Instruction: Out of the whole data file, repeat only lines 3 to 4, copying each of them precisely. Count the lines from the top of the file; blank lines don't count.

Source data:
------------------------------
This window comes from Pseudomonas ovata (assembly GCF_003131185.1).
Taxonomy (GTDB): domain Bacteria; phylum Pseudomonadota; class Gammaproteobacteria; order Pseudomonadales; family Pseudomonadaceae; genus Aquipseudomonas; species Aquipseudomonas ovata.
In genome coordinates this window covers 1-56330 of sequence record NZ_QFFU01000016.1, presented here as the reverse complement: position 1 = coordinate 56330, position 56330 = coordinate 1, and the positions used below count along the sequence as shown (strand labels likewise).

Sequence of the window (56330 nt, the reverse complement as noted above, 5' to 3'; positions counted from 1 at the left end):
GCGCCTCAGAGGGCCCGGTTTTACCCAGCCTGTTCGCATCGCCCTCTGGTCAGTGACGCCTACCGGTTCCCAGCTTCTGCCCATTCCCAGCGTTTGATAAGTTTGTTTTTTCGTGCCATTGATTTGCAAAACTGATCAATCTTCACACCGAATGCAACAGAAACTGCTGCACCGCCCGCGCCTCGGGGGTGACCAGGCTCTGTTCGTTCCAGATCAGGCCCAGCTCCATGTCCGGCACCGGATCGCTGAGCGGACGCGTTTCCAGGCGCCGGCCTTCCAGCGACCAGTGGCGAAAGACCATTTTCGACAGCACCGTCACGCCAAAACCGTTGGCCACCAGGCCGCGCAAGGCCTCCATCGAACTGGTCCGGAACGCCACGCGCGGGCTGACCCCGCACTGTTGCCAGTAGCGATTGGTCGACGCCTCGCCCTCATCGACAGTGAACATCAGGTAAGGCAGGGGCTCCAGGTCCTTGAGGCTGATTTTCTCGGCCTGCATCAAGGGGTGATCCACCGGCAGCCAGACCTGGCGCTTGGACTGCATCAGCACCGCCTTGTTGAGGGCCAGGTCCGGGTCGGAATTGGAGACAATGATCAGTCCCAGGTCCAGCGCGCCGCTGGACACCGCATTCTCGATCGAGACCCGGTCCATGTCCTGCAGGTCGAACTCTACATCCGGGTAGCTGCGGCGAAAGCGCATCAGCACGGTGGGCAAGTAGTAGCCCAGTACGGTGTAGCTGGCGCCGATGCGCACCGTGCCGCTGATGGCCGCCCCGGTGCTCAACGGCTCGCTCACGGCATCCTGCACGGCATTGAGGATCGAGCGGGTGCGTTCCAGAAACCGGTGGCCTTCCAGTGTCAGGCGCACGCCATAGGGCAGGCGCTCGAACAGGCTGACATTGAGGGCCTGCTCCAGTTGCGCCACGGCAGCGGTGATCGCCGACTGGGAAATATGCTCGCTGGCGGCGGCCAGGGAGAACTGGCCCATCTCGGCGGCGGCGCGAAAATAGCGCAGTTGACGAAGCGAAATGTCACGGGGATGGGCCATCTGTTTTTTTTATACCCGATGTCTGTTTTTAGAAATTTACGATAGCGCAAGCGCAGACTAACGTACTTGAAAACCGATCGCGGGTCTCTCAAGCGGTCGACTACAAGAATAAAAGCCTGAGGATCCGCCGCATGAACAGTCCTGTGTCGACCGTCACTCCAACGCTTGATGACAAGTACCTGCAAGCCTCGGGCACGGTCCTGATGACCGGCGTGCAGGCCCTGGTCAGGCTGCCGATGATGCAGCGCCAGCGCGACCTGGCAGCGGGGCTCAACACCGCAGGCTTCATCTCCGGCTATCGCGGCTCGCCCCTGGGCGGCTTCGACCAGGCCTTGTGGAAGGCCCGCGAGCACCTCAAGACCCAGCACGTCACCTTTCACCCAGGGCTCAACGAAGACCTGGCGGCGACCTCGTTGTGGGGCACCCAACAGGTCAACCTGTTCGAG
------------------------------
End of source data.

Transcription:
In genome coordinates this window covers 1-56330 of sequence record NZ_QFFU01000016.1, presented here as the reverse complement: position 1 = coordinate 56330, position 56330 = coordinate 1, and the positions used below count along the sequence as shown (strand labels likewise).

Sequence of the window (56330 nt, the reverse complement as noted above, 5' to 3'; positions counted from 1 at the left end):